Introductory Seminars for First-Year Students

And that’s why cats should never eat garlic!

COMPMED 91N

Did you know that although we love garlic, it could make cats very sick? And how come if a human or a dog gets a heart attack they’ll end up with a scar, but some fish can regenerate parts of their hearts? In this course, we will explore how select diseases can manifest themselves similarly or differently in different animal species. We will discuss how past and current research informs our understanding of these diseases, and how it guides both preventative and treatment modalities. You will have the opportunity to examine blood lab tests (bloodwork), look at X-rays (radiographs), and see what some of these diseases look like at the microscopic level (histology). We will also discuss how humans benefit from understanding diseases in veterinary species, and how veterinary species benefit from understanding diseases in humans.  

This seminar will be of interest to those wanting to learn more about disease processes, and those interested in pursuing careers in biomedical fields including veterinary and human medicine. Oh, and one last thing – don’t cook with non-stick pans if you have indoor birds. Why? Sign up for this IntroSem to find out!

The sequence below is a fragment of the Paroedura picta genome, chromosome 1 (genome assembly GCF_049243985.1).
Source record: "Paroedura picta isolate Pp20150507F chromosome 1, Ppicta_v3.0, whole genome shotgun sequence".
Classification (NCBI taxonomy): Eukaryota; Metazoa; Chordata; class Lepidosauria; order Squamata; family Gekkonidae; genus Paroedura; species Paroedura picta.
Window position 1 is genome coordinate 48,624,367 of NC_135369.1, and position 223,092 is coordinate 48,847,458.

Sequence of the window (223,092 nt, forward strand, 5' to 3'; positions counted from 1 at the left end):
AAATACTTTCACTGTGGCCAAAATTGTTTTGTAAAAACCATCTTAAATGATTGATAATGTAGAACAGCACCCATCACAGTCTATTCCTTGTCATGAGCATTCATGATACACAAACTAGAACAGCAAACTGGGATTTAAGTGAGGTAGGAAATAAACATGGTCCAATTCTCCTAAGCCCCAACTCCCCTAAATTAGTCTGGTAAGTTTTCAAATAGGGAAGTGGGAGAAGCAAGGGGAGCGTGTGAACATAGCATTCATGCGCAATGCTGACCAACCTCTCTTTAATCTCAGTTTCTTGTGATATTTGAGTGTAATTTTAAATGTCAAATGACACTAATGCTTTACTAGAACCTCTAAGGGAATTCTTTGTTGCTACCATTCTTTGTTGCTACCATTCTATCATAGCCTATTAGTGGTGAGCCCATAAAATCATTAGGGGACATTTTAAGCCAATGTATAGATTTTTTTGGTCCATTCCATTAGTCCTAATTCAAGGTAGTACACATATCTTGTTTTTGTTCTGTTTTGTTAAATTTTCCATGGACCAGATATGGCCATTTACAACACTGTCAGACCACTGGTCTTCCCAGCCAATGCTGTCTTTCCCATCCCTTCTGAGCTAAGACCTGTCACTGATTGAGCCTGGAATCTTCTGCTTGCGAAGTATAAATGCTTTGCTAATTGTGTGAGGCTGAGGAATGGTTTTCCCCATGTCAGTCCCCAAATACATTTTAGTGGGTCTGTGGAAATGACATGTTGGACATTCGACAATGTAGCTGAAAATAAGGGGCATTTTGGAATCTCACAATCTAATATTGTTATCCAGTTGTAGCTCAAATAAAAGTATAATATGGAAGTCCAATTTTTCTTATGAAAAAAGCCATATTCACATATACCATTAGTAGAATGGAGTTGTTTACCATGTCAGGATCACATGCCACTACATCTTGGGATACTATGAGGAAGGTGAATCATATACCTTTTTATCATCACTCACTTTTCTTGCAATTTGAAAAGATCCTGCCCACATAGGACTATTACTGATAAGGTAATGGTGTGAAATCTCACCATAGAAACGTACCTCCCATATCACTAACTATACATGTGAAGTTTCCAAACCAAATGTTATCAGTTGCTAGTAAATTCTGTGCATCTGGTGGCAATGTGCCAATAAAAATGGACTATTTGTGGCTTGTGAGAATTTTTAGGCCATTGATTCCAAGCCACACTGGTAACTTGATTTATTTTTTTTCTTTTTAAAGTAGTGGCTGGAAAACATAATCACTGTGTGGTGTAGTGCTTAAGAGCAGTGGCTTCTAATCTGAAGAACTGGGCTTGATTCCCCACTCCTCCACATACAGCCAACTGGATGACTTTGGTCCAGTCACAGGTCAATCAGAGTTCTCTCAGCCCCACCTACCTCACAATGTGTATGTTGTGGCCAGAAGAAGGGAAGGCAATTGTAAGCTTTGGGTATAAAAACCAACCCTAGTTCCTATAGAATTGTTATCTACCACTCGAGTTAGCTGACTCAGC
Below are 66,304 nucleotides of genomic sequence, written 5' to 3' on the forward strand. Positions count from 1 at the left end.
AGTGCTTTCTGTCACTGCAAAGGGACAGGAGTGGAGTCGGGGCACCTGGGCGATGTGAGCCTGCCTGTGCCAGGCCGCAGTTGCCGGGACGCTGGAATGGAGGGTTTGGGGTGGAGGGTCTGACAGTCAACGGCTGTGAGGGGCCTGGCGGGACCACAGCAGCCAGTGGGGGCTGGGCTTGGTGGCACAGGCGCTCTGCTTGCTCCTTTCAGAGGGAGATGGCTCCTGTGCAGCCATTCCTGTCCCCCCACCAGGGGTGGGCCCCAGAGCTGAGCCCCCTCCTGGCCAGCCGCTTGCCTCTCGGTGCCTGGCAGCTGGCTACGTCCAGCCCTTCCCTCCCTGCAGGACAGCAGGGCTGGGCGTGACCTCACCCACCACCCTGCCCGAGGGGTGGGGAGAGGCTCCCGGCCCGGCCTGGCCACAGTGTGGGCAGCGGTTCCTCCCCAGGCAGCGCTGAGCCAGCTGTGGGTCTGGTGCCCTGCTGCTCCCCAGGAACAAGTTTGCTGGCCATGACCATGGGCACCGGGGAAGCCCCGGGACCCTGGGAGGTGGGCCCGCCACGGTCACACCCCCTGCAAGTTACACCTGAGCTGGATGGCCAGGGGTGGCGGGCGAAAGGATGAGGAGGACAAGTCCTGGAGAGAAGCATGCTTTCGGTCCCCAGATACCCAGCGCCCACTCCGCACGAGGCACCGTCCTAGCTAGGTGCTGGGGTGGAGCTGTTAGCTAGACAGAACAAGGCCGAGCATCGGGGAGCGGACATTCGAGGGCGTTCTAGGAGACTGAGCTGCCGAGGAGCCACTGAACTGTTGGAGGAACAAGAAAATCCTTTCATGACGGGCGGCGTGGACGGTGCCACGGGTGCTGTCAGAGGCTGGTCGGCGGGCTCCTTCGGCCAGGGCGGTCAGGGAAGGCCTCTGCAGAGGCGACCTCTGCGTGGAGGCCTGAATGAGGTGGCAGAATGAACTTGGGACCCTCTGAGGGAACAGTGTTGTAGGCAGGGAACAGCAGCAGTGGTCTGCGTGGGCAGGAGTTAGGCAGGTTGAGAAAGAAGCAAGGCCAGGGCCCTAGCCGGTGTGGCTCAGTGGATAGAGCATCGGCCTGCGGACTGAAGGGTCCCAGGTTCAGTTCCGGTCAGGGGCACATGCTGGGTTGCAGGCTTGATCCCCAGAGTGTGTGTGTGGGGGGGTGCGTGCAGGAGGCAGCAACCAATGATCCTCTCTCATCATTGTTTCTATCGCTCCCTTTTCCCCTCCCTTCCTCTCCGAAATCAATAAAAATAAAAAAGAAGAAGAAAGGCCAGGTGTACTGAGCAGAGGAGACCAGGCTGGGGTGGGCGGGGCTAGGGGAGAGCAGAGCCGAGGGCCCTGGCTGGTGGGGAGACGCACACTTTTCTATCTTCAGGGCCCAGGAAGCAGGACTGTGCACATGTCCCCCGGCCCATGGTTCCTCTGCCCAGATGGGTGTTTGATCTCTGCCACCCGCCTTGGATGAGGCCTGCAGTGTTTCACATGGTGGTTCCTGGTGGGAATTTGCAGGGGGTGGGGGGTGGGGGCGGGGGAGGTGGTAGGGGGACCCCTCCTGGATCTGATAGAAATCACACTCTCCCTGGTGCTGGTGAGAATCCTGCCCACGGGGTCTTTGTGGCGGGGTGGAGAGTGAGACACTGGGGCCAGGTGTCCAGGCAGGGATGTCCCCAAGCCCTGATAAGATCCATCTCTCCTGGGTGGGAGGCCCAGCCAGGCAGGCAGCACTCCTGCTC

Meet the Instructor(s)

Jose Vilches-Moure

"Hi! I’m Dr. José G. Vilches-Moure, I use he/him/his pronouns, and I’m originally from Puerto Rico. Ever since I was a little kid, I wanted to be a veterinarian, and envisioned myself being your local neighborhood dog and cat doctor. However, once I began my veterinary school curriculum, I became very interested in learning about diseases. Since then, I’ve been fascinated by why diseases happen, how they happen, and when they happen. In addition to my academic interest in understanding disease, I am interested in advancing diversity, equity and inclusion both in the classroom and in my field. As an openly gay, Latino man from very humble socioeconomic beginnings, I strive to create a level playing field in the classroom, where everyone has a chance to succeed in a safe, welcoming, and respectful environment."